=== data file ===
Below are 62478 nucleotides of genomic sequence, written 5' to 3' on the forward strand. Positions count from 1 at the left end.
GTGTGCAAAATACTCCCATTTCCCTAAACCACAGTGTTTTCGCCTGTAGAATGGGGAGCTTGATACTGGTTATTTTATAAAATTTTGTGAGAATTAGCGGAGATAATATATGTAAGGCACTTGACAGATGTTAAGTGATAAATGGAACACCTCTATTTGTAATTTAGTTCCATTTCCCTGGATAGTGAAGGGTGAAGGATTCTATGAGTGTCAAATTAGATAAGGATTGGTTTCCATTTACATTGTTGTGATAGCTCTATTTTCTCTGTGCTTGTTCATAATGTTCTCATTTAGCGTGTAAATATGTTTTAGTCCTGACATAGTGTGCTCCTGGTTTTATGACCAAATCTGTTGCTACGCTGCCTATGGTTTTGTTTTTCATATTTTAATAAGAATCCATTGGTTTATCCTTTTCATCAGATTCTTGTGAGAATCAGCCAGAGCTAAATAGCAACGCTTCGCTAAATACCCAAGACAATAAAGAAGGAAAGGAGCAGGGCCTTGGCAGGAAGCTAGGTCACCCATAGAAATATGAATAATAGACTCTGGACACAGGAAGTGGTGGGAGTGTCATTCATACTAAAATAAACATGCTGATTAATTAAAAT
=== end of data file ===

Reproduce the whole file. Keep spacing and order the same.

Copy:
Below are 62478 nucleotides of genomic sequence, written 5' to 3' on the forward strand. Positions count from 1 at the left end.
GTGTGCAAAATACTCCCATTTCCCTAAACCACAGTGTTTTCGCCTGTAGAATGGGGAGCTTGATACTGGTTATTTTATAAAATTTTGTGAGAATTAGCGGAGATAATATATGTAAGGCACTTGACAGATGTTAAGTGATAAATGGAACACCTCTATTTGTAATTTAGTTCCATTTCCCTGGATAGTGAAGGGTGAAGGATTCTATGAGTGTCAAATTAGATAAGGATTGGTTTCCATTTACATTGTTGTGATAGCTCTATTTTCTCTGTGCTTGTTCATAATGTTCTCATTTAGCGTGTAAATATGTTTTAGTCCTGACATAGTGTGCTCCTGGTTTTATGACCAAATCTGTTGCTACGCTGCCTATGGTTTTGTTTTTCATATTTTAATAAGAATCCATTGGTTTATCCTTTTCATCAGATTCTTGTGAGAATCAGCCAGAGCTAAATAGCAACGCTTCGCTAAATACCCAAGACAATAAAGAAGGAAAGGAGCAGGGCCTTGGCAGGAAGCTAGGTCACCCATAGAAATATGAATAATAGACTCTGGACACAGGAAGTGGTGGGAGTGTCATTCATACTAAAATAAACATGCTGATTAATTAAAAT